can get the part behind the decimal point of any real number,
in a binary form).
Join the unit-mark on this "scale" with the end of the
straight line-segment and draw a parallel through the
3. - mark on the "scale". Where this meets the prolonged
line-segment is the end of the resized line-segment.
Enter into n:
b + ((3.5 * (1,2)) (t>0)
b displays the 3.5 - fold of a, it's a multiplication of an
arrow by a number, called: real scalar multiplication (r.s.m.).
Addition and r.s.m. together makes the set of directed
line-segments or arrows on a plane to a geometric vectorspace.
You can calculate and display linear combinations of arrows.
Enter into n:
b + ((1.5, - 0.7)) (t>0)
Enter into f:
c + ((2*(1+2i) - 0.5 *(1.5, - 0.7)) (t>0).
It's how Wessel started in the old-greek geometry style,
without the underlying grid, without a coordinate system,
an origin, a scale or a unit, without a pricipal or basic
direction. And it's good not only for 2D, but for 3D too,
and not only on a paper. Do it in reality with the pupil:
Go three paces north, turnleft and go another seven paces,
six steps up the stairs ,..
...the geometric Bombelli vectorspace
We add a multiplication (2D only).
In effect it's a rotation (addition of angles) and a
stretching/shrinking (multiplication of length).
It's only 2D, because on a plane all axes of rotation
are perpendicular (or normal) to the plane - thus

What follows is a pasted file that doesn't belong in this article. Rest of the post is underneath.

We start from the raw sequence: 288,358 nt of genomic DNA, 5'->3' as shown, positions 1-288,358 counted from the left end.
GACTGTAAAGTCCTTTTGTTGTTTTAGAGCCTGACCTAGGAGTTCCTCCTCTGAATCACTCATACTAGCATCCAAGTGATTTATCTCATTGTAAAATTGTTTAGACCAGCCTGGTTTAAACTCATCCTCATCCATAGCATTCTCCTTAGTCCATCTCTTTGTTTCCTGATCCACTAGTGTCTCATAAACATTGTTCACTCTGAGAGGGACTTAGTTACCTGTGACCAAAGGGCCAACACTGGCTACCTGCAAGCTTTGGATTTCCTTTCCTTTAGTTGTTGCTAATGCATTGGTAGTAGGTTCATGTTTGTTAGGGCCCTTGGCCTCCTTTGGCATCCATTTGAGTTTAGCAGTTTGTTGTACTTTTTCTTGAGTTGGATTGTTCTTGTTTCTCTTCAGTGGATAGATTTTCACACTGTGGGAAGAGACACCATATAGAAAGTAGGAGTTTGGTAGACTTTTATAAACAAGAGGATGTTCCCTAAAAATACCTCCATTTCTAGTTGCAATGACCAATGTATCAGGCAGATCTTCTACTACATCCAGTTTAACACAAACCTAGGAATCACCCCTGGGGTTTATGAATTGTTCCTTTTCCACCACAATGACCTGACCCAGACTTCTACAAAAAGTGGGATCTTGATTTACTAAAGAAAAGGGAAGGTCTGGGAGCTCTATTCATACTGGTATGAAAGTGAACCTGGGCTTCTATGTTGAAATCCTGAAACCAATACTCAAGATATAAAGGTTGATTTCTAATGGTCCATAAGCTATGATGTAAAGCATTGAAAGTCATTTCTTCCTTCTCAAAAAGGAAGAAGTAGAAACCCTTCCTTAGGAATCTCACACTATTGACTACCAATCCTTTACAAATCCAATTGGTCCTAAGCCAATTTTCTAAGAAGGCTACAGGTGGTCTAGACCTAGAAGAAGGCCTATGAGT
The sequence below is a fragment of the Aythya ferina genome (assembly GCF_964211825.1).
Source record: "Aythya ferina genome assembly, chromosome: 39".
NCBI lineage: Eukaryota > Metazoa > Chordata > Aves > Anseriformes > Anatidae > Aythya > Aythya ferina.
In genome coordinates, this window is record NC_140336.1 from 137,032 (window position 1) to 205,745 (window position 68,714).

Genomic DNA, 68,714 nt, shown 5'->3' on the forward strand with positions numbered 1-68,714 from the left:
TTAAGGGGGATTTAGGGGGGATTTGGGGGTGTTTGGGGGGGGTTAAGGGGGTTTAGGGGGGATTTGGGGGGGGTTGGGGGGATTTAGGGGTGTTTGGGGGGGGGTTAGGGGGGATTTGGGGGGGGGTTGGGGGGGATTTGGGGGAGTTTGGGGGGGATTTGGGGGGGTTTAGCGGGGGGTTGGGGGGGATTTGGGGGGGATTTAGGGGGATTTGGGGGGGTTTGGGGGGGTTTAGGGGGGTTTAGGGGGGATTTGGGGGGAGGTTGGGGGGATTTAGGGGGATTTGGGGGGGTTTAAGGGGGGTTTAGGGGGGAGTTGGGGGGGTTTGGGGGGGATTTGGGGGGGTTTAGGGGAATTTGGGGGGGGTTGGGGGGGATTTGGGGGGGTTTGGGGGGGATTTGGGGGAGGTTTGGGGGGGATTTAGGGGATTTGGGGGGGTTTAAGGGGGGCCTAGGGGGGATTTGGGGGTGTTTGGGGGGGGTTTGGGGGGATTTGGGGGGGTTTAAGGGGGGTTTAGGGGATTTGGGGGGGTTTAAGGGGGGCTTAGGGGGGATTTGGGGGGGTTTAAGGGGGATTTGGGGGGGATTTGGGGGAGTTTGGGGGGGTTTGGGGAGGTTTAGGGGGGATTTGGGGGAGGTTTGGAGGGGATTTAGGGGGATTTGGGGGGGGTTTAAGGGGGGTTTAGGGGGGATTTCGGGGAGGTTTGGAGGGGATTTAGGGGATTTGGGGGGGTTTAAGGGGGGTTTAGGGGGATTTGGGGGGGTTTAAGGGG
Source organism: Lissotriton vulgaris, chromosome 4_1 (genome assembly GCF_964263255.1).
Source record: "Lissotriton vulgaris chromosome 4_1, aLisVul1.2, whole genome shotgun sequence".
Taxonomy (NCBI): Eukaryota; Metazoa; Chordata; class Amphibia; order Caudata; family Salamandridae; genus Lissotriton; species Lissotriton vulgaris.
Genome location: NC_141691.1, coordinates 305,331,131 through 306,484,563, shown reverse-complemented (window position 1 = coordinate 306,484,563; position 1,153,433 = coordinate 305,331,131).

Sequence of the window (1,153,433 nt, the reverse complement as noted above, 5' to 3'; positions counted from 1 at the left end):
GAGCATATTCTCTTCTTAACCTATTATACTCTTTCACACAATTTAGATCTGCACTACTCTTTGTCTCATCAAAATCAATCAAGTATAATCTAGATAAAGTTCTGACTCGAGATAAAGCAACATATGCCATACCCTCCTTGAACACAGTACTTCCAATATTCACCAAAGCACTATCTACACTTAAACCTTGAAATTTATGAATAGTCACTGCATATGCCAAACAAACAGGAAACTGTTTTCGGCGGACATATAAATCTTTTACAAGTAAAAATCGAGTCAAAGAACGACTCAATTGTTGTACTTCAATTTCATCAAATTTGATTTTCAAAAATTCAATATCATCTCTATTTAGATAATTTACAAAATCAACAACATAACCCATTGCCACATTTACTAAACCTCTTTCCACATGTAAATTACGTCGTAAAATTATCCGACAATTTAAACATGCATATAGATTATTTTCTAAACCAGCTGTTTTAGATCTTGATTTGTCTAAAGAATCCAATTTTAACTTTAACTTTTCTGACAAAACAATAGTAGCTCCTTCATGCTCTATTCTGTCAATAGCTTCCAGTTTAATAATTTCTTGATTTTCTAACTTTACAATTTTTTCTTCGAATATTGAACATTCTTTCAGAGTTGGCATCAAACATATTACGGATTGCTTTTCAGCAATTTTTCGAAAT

only parallel axes are used.
(To my best knowledge the only known representation of
a 2D - vectorspace with multiplication like this
is a plane with it's arrows.)
It's called a multiplication, because it's one extension
of the normal multiplication of (real) numbers, just
like the addition of arrows contains the addition
of length on one line, id est numbers.
We didn't represent numbers on the plane up to now, but
we did use them as factors in the r.s.m.
The common geometric representation of a quantity, a
number is a straight and sometimes a circle line-segment.
And a product is an area, a rectangle , but not a
line-segment. So You can't multiply two line-segments,
unless you introduce a unit or a scale.
Enter into m:
a + ((1)) (t>0)
and into n:
b + ((1.5)) (t>0)
and into f:
c + ((dx*(1)) * (dx *(1.5)))(t>0)
You see how the product "a times b" changes, when You
change the length of the unit d by moving d horizontal.
The multiplication of two straight line-segments of
length in terms of a unit is done geometrically somehow
similar to the r.s.m.:draw two line-segments at an angle
to each other, mark on one the unit and connect this
mark to the tip of the other. Draw a parallel through
the tip of the first and this meets the prolonged second
line segment in the tip of the resulting line-segment.
You can not multiply directions.
In the long math-lessons i often wondered, that multiplication
of vectors is represented by rotations, but they never told,
what it is, what they rotated.